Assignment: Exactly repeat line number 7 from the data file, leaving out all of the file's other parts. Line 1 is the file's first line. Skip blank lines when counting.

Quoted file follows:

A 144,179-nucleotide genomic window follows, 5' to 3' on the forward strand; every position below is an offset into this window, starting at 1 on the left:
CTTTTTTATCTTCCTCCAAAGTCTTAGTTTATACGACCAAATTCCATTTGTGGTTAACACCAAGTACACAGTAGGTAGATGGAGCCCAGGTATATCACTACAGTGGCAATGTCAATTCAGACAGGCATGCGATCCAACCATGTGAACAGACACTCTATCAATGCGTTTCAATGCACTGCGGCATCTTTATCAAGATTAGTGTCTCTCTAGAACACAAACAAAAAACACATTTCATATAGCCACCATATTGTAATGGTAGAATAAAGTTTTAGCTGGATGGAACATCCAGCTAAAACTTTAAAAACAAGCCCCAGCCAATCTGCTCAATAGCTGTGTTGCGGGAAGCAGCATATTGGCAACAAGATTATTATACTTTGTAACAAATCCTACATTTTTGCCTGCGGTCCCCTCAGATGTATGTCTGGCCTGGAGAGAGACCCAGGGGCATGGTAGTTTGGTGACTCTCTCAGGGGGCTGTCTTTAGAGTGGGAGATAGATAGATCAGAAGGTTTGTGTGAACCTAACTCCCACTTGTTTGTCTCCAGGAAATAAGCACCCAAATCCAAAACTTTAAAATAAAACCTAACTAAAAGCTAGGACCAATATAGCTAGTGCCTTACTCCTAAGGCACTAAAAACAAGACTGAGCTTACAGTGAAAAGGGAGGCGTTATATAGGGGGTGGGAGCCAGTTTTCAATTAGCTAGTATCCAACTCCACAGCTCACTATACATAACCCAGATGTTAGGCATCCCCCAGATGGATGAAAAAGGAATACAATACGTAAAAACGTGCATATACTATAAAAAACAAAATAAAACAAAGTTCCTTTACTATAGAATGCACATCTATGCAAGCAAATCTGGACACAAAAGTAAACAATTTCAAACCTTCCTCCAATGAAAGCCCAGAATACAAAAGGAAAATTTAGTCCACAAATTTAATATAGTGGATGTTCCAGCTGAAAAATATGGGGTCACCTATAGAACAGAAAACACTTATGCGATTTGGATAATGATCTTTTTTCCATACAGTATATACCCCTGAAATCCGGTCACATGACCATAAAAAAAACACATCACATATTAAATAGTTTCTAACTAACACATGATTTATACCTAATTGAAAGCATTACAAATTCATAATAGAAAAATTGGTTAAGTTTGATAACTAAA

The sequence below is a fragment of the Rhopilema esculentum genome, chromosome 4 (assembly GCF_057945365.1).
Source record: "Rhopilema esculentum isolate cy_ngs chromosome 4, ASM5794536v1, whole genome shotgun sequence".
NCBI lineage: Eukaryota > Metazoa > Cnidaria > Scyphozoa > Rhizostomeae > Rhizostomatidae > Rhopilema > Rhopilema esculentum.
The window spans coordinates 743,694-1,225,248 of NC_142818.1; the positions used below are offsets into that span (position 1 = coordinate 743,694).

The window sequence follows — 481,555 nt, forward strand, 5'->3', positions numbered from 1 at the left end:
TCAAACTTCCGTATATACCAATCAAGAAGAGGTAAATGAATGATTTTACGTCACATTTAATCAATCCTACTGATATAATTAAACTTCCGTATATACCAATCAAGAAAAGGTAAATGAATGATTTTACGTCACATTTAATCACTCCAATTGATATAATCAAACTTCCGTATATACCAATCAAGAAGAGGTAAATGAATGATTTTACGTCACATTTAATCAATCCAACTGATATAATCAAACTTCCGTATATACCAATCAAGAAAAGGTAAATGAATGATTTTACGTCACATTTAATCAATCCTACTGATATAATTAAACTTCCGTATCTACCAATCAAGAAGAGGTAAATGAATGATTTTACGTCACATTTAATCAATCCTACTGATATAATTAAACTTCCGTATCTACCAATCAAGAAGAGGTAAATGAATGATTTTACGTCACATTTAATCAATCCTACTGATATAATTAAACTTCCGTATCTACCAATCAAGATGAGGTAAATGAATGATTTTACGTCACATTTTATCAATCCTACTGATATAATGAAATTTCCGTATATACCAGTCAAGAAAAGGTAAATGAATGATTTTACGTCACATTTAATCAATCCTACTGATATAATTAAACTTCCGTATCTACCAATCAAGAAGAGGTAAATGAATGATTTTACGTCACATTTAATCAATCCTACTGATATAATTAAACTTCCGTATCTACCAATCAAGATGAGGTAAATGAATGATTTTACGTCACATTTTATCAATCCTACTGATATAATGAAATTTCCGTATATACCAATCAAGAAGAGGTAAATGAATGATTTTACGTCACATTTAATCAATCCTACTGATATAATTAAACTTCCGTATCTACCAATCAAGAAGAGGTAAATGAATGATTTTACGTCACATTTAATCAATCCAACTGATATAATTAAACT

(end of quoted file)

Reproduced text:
The window sequence follows — 481,555 nt, forward strand, 5'->3', positions numbered from 1 at the left end: